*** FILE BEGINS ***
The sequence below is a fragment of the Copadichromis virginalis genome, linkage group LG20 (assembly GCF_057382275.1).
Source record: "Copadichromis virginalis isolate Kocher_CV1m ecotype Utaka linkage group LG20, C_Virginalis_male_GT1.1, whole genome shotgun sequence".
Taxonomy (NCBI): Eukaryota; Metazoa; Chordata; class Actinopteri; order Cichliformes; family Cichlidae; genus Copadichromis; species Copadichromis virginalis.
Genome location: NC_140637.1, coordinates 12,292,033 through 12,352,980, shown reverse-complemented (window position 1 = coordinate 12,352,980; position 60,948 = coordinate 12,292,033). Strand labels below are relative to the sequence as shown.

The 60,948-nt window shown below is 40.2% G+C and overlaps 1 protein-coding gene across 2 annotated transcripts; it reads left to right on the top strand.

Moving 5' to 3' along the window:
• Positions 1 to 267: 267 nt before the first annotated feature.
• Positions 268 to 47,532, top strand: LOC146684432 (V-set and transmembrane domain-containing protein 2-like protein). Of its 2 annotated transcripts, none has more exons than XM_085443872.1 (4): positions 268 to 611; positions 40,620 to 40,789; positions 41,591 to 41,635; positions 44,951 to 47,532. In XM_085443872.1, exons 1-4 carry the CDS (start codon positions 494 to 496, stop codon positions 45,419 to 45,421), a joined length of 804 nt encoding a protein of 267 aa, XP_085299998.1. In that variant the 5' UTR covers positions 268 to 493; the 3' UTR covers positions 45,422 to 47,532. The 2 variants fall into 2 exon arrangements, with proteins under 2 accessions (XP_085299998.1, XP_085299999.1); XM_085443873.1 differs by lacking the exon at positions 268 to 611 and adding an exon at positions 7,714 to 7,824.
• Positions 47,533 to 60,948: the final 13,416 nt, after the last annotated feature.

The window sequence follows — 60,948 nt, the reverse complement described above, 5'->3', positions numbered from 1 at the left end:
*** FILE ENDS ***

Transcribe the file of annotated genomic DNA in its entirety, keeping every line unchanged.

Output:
The sequence below is a fragment of the Copadichromis virginalis genome, linkage group LG20 (assembly GCF_057382275.1).
Source record: "Copadichromis virginalis isolate Kocher_CV1m ecotype Utaka linkage group LG20, C_Virginalis_male_GT1.1, whole genome shotgun sequence".
Taxonomy (NCBI): Eukaryota; Metazoa; Chordata; class Actinopteri; order Cichliformes; family Cichlidae; genus Copadichromis; species Copadichromis virginalis.
Genome location: NC_140637.1, coordinates 12,292,033 through 12,352,980, shown reverse-complemented (window position 1 = coordinate 12,352,980; position 60,948 = coordinate 12,292,033). Strand labels below are relative to the sequence as shown.

The 60,948-nt window shown below is 40.2% G+C and overlaps 1 protein-coding gene across 2 annotated transcripts; it reads left to right on the top strand.

Moving 5' to 3' along the window:
• Positions 1 to 267: 267 nt before the first annotated feature.
• Positions 268 to 47,532, top strand: LOC146684432 (V-set and transmembrane domain-containing protein 2-like protein). Of its 2 annotated transcripts, none has more exons than XM_085443872.1 (4): positions 268 to 611; positions 40,620 to 40,789; positions 41,591 to 41,635; positions 44,951 to 47,532. In XM_085443872.1, exons 1-4 carry the CDS (start codon positions 494 to 496, stop codon positions 45,419 to 45,421), a joined length of 804 nt encoding a protein of 267 aa, XP_085299998.1. In that variant the 5' UTR covers positions 268 to 493; the 3' UTR covers positions 45,422 to 47,532. The 2 variants fall into 2 exon arrangements, with proteins under 2 accessions (XP_085299998.1, XP_085299999.1); XM_085443873.1 differs by lacking the exon at positions 268 to 611 and adding an exon at positions 7,714 to 7,824.
• Positions 47,533 to 60,948: the final 13,416 nt, after the last annotated feature.

The window sequence follows — 60,948 nt, the reverse complement described above, 5'->3', positions numbered from 1 at the left end: